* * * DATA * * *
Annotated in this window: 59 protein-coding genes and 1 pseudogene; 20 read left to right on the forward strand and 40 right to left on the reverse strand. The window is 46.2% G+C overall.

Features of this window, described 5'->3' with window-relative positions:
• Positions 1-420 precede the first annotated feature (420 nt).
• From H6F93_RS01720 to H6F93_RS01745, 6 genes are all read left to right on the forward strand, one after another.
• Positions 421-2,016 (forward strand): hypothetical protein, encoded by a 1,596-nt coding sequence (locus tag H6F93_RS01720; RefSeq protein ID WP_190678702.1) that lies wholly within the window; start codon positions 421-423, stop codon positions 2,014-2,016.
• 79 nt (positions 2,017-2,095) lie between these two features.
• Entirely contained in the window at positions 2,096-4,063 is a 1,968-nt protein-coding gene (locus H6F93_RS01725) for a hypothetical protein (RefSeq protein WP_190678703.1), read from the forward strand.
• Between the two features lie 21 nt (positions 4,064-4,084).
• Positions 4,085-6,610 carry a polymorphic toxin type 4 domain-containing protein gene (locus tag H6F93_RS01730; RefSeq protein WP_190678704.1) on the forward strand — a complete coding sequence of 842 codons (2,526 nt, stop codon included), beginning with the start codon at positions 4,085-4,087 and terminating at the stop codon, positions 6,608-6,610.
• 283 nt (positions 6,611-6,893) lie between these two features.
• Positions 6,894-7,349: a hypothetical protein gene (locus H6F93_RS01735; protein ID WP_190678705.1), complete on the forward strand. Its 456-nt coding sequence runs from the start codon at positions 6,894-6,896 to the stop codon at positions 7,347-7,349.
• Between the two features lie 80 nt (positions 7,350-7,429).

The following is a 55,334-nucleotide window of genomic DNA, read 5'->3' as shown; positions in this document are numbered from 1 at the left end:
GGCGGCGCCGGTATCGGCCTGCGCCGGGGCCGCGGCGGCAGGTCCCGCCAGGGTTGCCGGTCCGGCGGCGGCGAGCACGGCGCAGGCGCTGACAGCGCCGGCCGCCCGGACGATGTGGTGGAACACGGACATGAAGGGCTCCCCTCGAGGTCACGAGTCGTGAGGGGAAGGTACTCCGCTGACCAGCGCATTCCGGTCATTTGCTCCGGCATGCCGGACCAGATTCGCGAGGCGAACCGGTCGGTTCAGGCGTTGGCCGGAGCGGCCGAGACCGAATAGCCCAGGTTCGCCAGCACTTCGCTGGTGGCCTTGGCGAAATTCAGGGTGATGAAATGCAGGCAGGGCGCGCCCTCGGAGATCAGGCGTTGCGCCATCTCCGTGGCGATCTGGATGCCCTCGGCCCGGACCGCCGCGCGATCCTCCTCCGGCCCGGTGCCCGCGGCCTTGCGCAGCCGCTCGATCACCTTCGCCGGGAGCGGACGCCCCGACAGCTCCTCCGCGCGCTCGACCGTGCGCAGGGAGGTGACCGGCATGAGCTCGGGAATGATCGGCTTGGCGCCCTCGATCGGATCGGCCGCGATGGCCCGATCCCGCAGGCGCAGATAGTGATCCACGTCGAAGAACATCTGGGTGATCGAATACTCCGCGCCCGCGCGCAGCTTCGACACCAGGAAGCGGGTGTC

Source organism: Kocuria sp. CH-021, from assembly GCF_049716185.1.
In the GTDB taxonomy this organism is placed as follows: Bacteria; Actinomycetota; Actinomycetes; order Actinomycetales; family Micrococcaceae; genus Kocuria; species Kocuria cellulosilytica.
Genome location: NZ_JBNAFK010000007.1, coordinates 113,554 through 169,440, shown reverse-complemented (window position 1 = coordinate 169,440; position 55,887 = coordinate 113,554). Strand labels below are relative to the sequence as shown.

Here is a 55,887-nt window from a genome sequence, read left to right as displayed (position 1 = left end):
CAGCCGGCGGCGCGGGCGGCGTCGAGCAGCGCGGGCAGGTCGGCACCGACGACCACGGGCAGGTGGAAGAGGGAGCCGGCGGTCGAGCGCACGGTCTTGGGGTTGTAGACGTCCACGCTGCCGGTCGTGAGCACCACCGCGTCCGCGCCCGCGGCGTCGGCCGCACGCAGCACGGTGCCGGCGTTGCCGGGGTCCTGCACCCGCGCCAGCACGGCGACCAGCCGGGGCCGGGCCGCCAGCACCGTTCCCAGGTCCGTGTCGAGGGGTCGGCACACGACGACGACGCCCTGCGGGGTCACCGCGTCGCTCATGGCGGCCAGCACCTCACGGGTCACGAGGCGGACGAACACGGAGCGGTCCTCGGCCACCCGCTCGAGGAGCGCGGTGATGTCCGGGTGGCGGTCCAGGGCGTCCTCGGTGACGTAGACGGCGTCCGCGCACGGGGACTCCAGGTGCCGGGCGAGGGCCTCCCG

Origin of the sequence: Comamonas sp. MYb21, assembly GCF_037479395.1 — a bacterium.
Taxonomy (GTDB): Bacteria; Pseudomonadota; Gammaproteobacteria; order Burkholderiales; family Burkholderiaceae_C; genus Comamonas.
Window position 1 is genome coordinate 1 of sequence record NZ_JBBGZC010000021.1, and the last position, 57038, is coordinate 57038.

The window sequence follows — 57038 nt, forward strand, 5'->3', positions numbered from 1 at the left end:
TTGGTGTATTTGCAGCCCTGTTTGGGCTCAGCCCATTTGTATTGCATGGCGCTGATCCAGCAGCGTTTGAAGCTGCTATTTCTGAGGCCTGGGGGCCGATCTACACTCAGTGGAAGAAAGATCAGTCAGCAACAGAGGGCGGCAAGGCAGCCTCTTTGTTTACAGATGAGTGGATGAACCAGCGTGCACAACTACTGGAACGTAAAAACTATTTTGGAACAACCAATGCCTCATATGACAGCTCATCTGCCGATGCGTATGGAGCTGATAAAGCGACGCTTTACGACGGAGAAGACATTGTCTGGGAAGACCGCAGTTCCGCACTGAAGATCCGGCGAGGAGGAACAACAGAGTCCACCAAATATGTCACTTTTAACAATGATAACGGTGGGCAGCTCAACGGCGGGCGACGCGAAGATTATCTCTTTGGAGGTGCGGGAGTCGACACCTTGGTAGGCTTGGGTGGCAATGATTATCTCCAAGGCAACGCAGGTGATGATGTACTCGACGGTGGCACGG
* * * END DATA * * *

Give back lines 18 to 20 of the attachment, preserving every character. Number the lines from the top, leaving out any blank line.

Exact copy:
Here is a 55,887-nt window from a genome sequence, read left to right as displayed (position 1 = left end):
CAGCCGGCGGCGCGGGCGGCGTCGAGCAGCGCGGGCAGGTCGGCACCGACGACCACGGGCAGGTGGAAGAGGGAGCCGGCGGTCGAGCGCACGGTCTTGGGGTTGTAGACGTCCACGCTGCCGGTCGTGAGCACCACCGCGTCCGCGCCCGCGGCGTCGGCCGCACGCAGCACGGTGCCGGCGTTGCCGGGGTCCTGCACCCGCGCCAGCACGGCGACCAGCCGGGGCCGGGCCGCCAGCACCGTTCCCAGGTCCGTGTCGAGGGGTCGGCACACGACGACGACGCCCTGCGGGGTCACCGCGTCGCTCATGGCGGCCAGCACCTCACGGGTCACGAGGCGGACGAACACGGAGCGGTCCTCGGCCACCCGCTCGAGGAGCGCGGTGATGTCCGGGTGGCGGTCCAGGGCGTCCTCGGTGACGTAGACGGCGTCCGCGCACGGGGACTCCAGGTGCCGGGCGAGGGCCTCCCG

Origin of the sequence: Comamonas sp. MYb21, assembly GCF_037479395.1 — a bacterium.